Jamaica Labour Party circus just isn't funny
The constitutional dilemma now facing the Jamaica Labour Party in light of the recent court ruling in favour of Arthur Williams may be a national blessing in disguise. Not only is it replete with anecdotal grist for many a church sermon, it definitely underscores the need for ground rules by which persons ought to comply to justify their retention as fit and proper persons for the high office of senator. The evidence that Arthur Williams is no longer such a person is overwhelming. He ruled himself ineligible from the moment he agreed to conspire with his party leader to inflict a punishment on his colleagues which he would come to find unbearable for himself.
No question about it now - he had made a grave error. Mr Williams would have done well for himself at this moment of truth to admit his error, seek the forgiveness of his Senate colleagues, retire quietly to lick his wounds, and preserve whatever respectability he could yet muster.
Alas, Mr Williams, apparently unable to deal with the pain, chose the more spectacular route, and in an unprecedented move, virtually took himself to court. Now he enjoys the dubious distinction of having the court rule for and against him at one and the same time.
The outcome of this case was always going to be a Pyrrhic victory, for, though winning his lawsuit, he must now live with the recognition that the court has essentially ruled that the resignation letter he created (whether at the behest of his party leader or not) was of no effect and certainly would not enhance his reputation as a person on whose legal advice one could confidently rely.
And if his party leader cannot rely on him for sound legal advice, why should the rest of Jamaica? Considering the important review role played by the Senate in the enactment of state laws, I believe Mr Williams has disqualified himself from further service in this chamber.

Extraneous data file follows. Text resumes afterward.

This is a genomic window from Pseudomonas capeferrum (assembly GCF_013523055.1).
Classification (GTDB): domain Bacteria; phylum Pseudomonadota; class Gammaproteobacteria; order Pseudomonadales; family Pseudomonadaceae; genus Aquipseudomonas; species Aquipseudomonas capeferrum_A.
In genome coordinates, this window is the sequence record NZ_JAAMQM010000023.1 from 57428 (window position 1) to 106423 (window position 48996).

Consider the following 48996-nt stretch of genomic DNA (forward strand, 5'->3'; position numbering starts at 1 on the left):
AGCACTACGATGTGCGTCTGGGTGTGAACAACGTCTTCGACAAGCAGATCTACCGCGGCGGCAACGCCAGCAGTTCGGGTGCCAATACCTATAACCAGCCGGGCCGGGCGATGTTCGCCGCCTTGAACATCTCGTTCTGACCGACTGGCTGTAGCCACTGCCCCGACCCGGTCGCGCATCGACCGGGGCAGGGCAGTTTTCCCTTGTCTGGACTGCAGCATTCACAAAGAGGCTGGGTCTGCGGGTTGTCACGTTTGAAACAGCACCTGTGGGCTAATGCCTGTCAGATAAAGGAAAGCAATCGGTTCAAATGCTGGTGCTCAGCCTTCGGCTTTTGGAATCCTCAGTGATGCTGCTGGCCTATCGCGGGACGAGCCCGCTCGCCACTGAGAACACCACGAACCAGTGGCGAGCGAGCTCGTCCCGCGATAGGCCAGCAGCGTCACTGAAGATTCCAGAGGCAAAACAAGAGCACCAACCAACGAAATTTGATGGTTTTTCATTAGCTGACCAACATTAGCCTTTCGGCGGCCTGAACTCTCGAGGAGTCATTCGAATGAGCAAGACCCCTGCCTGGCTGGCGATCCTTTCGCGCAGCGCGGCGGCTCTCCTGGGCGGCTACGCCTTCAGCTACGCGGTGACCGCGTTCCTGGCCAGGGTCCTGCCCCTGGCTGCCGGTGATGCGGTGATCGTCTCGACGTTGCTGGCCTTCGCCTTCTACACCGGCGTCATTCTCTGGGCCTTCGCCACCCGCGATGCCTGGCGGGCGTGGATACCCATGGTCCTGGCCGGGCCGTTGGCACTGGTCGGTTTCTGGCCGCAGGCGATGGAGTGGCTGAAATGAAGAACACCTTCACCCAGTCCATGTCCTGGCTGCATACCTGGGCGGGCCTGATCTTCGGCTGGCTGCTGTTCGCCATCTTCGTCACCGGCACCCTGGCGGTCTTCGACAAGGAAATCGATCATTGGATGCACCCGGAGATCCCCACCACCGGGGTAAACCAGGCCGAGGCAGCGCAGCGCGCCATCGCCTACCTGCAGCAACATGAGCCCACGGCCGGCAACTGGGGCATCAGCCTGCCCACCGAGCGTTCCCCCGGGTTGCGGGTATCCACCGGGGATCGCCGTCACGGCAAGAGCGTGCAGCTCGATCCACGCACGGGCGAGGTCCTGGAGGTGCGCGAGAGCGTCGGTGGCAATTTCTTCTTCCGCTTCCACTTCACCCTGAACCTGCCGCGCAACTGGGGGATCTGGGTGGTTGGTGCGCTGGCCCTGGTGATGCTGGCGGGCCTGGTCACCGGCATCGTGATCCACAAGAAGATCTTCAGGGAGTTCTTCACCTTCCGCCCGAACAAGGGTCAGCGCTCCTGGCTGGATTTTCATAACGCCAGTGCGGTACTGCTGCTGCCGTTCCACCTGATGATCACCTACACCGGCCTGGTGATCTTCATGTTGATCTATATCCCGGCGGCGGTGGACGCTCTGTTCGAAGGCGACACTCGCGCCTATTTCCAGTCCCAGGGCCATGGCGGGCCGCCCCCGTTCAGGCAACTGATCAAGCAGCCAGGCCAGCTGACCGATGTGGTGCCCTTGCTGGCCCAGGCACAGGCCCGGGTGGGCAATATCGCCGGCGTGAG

Integrity is important
Appointments to high national offices should not be looked at merely in legal terms. It is not enough that an appointee be merely a loyal party member who has never been proven to break any law. Nor should it be, as Mr Williams apparently believes, that the political colour of one's ancestral genes is basis enough for entitlement to high party office. It should not be that the fit and proper criteria for becoming an administrator of a small trust fund or a charitable organisation turn out to be more exacting than those of becoming a lawmaker in the Upper House.
Moral fortitude and strength of character should count. Honour should be seen to rank higher than the love of power in the appointee's value system.
On this score, Messrs Holness and Williams both have much to learn from Christopher Tufton, who, on recognising that he had made a mistake in agreeing to pre-sign a resignation letter, accepted the consequences and retreated gracefully. Much as I would like to see him back in the Senate, he should not now disappoint and allow himself to be unceremoniously drawn into the fray. Due process must be a paramount consideration at this time.
Mr Williams is, no doubt, a nice man and may still have a lot to contribute to his party and country, but should not be made to benefit from his own misdemeanour. He should, without further ado, quietly tender his resignation directly to the governor general. He should not attempt to send it through his party leader in the event (though unlikely) that Mr Holness may feel obliged, on this occasion, to keep his promise to reappoint him senator upon receipt of his new resignation letter.
But what of Mr Holness' role in this sordid affair? Should he not go, too? His propensity for awkward leadership manoeuvres is becoming quite legendary - no doubt the stuff of which youthful exuberance is made. There is even word on the street that he has been recently recruited by the People's National Party as their new election campaign manager!
No need to worry, though, for Mr Holness has time on his side. In a few years, if he learns well, he would have risen to the rank of prime minister. He will then have a chance to wipe his slate clean, declare himself 'Most Honourable' and start all over again.
The lessons from this tragicomedy should be used as a basis for establishing a moral code of conduct for our legislators.